"I remember when we signed, we brought a few hurleys and sliotars into the training ground and the lads couldn't believe it was actually a game. They thought the keeper was all padded up like an ice hockey goalkeeper and all that sort of crack. It's strange for them not to know what it is when it's so natural to us. It's good to have a few Irish lads around so you can go for a puck around."
Hunt's reputation as a nifty corner-forward remains just that as he has yet to be seen in the occasional casual and non-contact games on the GAA pitch which Long's Reading flat overlooks - "I've never seen any hurling matches played there but when friends come over, we go out and have a puck around."
The intensity of hurling has prepared Long for Europe's fastest league, he says, but when you suggest a football injury must be preferable to one picked up in hurling, he disagrees.
"To be honest now, it's the other way round. Whatever happens insoccer, it's always muscle injuries and you can't do anything about it. In hurling it's just a bang, you grit you teeth and get on with it. In football, the muscle injuries are more annoying in a way."
There is a difference in ferocity though.
"I'd much rather come against Rio Ferdinand than O'Sullivan, the Cork full-back."
A thigh injury kept him out of last week's cup game and he needed a fitness test again before yesterday's game against Manchester City.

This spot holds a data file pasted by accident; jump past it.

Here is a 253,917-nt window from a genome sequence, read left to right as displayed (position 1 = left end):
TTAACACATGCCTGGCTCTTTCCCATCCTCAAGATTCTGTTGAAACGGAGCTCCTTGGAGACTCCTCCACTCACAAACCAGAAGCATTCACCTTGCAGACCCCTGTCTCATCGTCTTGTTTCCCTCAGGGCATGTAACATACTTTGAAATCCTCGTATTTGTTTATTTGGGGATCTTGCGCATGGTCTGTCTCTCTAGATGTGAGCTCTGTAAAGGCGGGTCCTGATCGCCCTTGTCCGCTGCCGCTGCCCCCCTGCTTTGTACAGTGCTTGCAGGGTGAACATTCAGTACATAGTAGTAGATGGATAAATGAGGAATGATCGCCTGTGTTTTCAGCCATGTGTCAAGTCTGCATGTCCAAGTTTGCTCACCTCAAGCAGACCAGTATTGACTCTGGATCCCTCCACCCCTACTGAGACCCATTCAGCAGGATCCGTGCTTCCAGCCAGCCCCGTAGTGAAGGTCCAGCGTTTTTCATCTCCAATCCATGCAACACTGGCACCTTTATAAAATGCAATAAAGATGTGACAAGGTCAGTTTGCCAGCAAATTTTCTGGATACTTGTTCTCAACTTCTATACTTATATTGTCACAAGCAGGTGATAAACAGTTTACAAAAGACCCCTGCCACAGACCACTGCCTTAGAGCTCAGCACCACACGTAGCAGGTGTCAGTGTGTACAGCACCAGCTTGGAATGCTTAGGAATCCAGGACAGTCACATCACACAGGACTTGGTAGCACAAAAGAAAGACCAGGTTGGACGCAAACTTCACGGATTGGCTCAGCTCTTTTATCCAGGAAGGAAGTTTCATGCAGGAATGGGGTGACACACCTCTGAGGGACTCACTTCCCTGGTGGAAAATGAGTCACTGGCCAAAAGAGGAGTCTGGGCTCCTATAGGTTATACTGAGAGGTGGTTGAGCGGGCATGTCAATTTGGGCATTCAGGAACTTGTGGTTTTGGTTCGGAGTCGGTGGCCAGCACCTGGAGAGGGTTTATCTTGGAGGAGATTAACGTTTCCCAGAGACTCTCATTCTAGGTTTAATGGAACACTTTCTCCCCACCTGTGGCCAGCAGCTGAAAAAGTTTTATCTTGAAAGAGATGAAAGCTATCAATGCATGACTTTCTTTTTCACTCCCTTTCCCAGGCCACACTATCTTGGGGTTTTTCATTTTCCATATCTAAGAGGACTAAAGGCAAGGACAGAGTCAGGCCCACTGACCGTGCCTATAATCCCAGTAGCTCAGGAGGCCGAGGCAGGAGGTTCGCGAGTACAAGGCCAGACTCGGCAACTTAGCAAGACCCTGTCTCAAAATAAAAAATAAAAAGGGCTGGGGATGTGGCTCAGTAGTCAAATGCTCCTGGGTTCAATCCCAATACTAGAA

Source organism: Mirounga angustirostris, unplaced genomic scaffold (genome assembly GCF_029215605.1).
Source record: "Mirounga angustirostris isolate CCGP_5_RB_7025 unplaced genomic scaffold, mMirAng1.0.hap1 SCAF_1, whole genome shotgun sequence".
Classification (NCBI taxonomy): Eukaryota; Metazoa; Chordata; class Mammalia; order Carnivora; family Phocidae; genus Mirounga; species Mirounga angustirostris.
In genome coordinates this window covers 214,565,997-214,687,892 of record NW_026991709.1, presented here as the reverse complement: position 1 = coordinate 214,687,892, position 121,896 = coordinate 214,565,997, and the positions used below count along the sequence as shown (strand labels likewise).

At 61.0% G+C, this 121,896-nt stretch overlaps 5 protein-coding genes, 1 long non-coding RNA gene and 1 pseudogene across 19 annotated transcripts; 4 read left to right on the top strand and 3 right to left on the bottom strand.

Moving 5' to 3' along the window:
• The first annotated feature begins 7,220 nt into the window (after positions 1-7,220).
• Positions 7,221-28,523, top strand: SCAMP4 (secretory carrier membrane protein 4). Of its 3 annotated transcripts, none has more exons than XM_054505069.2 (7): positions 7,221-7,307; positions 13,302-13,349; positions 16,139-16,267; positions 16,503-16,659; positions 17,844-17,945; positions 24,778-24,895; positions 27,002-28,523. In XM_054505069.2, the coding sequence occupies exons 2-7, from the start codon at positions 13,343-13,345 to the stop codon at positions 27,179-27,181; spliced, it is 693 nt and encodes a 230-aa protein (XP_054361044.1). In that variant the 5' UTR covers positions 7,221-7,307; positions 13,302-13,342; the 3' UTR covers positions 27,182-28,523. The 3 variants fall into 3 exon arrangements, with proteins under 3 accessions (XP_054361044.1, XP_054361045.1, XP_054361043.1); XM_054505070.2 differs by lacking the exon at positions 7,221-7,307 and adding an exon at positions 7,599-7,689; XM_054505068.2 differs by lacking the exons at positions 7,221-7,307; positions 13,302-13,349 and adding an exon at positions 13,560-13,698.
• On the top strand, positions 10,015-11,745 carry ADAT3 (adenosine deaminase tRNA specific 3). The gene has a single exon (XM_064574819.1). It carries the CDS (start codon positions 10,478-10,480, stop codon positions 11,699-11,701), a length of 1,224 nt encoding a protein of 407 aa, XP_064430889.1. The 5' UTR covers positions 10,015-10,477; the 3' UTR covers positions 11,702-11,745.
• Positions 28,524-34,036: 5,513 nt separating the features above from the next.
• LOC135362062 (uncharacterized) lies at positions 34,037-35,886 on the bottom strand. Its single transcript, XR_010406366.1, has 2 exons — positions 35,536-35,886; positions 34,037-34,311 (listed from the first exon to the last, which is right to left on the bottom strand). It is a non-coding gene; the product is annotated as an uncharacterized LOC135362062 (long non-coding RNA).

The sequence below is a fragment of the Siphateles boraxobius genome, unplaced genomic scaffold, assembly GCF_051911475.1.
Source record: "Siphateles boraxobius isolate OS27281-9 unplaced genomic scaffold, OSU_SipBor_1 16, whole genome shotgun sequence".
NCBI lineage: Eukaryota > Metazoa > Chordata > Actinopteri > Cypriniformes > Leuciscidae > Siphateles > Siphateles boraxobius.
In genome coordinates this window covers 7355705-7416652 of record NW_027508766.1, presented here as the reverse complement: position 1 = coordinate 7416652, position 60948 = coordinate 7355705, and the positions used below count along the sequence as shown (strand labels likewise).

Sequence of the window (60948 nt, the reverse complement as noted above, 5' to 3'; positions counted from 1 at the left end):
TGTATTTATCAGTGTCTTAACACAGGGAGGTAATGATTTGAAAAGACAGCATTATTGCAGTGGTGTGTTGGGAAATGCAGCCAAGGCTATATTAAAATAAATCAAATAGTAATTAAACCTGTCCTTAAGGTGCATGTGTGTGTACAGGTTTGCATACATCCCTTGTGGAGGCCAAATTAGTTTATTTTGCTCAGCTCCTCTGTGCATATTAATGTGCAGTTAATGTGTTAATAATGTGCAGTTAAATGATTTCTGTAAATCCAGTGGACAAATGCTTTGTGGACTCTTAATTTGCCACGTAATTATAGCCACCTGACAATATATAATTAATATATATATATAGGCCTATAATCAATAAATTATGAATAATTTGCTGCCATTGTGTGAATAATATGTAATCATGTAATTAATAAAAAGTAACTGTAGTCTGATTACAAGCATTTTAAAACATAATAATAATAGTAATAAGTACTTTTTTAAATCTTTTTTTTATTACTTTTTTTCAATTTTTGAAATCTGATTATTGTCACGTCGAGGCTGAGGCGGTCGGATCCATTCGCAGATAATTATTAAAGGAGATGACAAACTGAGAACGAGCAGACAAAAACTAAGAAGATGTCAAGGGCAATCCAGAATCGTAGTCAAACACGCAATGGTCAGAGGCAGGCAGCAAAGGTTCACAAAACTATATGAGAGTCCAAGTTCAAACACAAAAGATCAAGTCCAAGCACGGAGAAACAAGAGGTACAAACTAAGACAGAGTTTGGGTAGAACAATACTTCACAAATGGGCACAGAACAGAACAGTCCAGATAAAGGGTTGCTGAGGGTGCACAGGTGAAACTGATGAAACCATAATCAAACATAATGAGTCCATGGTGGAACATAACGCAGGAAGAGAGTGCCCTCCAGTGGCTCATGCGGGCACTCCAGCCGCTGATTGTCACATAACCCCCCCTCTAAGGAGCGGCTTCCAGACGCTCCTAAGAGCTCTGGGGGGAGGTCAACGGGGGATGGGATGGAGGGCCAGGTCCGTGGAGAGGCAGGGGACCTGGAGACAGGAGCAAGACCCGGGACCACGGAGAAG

He doesn't want to stay out of this Reading side. Last summer, he returned to England and found out that Steve Coppell would not be signing another striker. His ambition then was to do enough so Coppell wouldn't want to sign a striker in January. Even after Doyle's injury last month, Coppell kept buying defenders. Long took his chance and appears relaxed in every game he plays. Why wouldn't I be, he asks?
"There's no pressure on me, the gaffer just said to me go out and do what you do. Even if I play badly or I play good he's the same manager to me. It's good to have that behind me. I know he's got faith in me be-cause he didn't buy anyone in. How could you not perform in a Premiership game? It's a dream come true, I'm up for every game. I really want to get out there and I'm enjoying it."